In the United States (USA), a correlation has been demonstrated between socio-economic status (SES) of patients on the one hand, and tumour histology, stage of the disease and treatment modality of various cancer types on the other hand. It is unknown whether such correlations are also involved in patients with oesophageal cancer in The Netherlands. Between 1994 and 2003, 888 oesophageal cancer patients were included in a prospective database with findings on the diagnostic work-up and treatment of oesophageal cancer. Socio-economic status of patients was defined as the average net yearly income. Linear-by-linear association testing revealed that oesophageal adenocarcinoma was more frequently observed in patients with higher SES and squamous cell carcinoma in patients with lower SES (P = 0.02). Multivariable logistic regression analysis showed no correlation between SES and staging procedures and preoperative TNM stage. The adjusted odds ratio (OR) for stent placement was 0.82 (95% CI 0.71-0.95), indicating that with an increase in SES by 1200 €, the likelihood that a stent was placed declined by 18%. Patients with a higher SES more frequently underwent resection or were treated with chemotherapy (OR: 1.15; 95% CI 1.01-1.32 and OR: 1.16; 95% CI 1.02-1.32, respectively). Socio-economic factors are involved in oesophageal cancer in The Netherlands, as patients with a higher SES are more likely to have an adenocarcinoma and patients with a lower SES a squamous cell carcinoma. Moreover, the correlations between SES and different treatment modalities suggest that both patient and doctor determinants contribute to the decision on the most optimal treatment modality in patients with oesophageal cancer.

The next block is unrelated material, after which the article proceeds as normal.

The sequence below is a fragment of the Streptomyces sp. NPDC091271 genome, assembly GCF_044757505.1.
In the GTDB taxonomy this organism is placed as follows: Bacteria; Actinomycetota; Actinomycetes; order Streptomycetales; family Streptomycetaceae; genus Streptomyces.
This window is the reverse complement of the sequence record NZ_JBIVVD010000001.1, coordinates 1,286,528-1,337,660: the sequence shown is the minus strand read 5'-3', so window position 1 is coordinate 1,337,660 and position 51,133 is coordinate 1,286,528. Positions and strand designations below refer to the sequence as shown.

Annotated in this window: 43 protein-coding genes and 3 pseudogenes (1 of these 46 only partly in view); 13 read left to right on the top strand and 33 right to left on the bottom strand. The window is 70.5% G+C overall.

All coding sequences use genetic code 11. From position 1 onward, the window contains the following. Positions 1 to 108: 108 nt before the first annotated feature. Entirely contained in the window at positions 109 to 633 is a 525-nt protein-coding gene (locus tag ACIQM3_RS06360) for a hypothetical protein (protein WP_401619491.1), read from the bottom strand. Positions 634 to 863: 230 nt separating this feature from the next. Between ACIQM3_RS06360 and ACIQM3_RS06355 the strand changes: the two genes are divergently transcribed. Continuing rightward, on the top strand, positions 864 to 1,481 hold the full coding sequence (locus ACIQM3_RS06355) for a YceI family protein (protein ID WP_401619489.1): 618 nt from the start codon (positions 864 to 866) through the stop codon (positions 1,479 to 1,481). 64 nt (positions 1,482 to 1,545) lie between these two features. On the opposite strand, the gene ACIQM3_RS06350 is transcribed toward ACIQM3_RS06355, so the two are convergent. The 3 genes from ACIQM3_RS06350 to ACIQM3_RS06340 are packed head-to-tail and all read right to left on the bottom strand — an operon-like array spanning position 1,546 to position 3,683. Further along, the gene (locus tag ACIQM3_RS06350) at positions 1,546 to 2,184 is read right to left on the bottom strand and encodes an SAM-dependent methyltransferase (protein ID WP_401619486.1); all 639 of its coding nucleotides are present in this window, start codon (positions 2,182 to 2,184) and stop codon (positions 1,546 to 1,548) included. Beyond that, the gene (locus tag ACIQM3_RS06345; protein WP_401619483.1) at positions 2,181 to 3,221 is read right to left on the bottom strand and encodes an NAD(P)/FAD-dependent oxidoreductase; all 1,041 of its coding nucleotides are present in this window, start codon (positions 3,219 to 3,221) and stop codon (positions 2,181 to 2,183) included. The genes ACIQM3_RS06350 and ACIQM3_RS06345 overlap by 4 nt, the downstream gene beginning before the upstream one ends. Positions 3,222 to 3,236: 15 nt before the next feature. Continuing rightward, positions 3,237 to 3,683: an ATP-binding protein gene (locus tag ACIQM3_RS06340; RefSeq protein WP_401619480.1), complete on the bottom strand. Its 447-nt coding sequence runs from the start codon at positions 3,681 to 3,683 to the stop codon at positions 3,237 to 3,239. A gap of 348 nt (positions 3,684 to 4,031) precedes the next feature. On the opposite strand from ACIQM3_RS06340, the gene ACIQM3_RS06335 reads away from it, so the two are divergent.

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British Journal of Cancer
Department of Surgery

van Vliet, E.P.M, Eijkemans, M.J.C, Steyerberg, E.W, Kuipers, E.J, Tilanus, H.W, van der Gaast, A, & Siersema, P.D. (2006). The role of socio-economic status in the decision making on diagnosis and treatment of oesophageal cancer in The Netherlands. British Journal of Cancer, 95(9), 1180–1185. doi:10.1038/sj.bjc.6603374